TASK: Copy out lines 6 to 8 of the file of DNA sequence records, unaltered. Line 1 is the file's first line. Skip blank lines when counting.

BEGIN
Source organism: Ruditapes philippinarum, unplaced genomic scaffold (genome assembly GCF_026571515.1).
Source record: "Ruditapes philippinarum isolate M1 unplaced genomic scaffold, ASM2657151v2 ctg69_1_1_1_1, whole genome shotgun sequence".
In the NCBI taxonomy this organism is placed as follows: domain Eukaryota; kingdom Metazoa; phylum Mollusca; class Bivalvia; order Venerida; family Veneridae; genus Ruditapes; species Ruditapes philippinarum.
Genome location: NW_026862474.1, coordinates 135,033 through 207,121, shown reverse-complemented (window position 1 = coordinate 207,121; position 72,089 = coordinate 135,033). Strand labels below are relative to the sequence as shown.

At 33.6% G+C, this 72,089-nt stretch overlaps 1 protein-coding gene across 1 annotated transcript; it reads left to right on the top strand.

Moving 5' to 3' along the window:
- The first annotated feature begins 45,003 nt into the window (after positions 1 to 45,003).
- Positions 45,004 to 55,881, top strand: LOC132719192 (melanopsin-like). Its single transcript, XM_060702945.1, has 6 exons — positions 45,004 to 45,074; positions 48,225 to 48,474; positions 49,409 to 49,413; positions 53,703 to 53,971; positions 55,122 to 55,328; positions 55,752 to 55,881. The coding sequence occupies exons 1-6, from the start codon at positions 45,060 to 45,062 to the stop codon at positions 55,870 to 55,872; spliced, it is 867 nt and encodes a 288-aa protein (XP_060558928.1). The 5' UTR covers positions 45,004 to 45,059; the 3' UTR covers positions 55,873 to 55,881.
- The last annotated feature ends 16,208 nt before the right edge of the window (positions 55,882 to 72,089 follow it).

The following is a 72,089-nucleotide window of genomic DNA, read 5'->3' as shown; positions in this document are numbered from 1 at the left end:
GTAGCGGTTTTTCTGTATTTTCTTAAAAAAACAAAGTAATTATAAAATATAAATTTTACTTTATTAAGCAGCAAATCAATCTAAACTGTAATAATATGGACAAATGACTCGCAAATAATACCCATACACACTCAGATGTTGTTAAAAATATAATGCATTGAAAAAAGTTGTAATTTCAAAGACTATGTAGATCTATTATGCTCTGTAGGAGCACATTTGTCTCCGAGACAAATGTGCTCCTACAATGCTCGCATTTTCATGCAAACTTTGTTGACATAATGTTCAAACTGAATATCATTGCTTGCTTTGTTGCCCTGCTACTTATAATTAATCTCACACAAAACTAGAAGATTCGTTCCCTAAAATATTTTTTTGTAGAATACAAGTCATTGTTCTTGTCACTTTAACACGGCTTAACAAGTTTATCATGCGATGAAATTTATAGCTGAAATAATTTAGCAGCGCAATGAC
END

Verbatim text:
Moving 5' to 3' along the window:
- The first annotated feature begins 45,003 nt into the window (after positions 1 to 45,003).
- Positions 45,004 to 55,881, top strand: LOC132719192 (melanopsin-like). Its single transcript, XM_060702945.1, has 6 exons — positions 45,004 to 45,074; positions 48,225 to 48,474; positions 49,409 to 49,413; positions 53,703 to 53,971; positions 55,122 to 55,328; positions 55,752 to 55,881. The coding sequence occupies exons 1-6, from the start codon at positions 45,060 to 45,062 to the stop codon at positions 55,870 to 55,872; spliced, it is 867 nt and encodes a 288-aa protein (XP_060558928.1). The 5' UTR covers positions 45,004 to 45,059; the 3' UTR covers positions 55,873 to 55,881.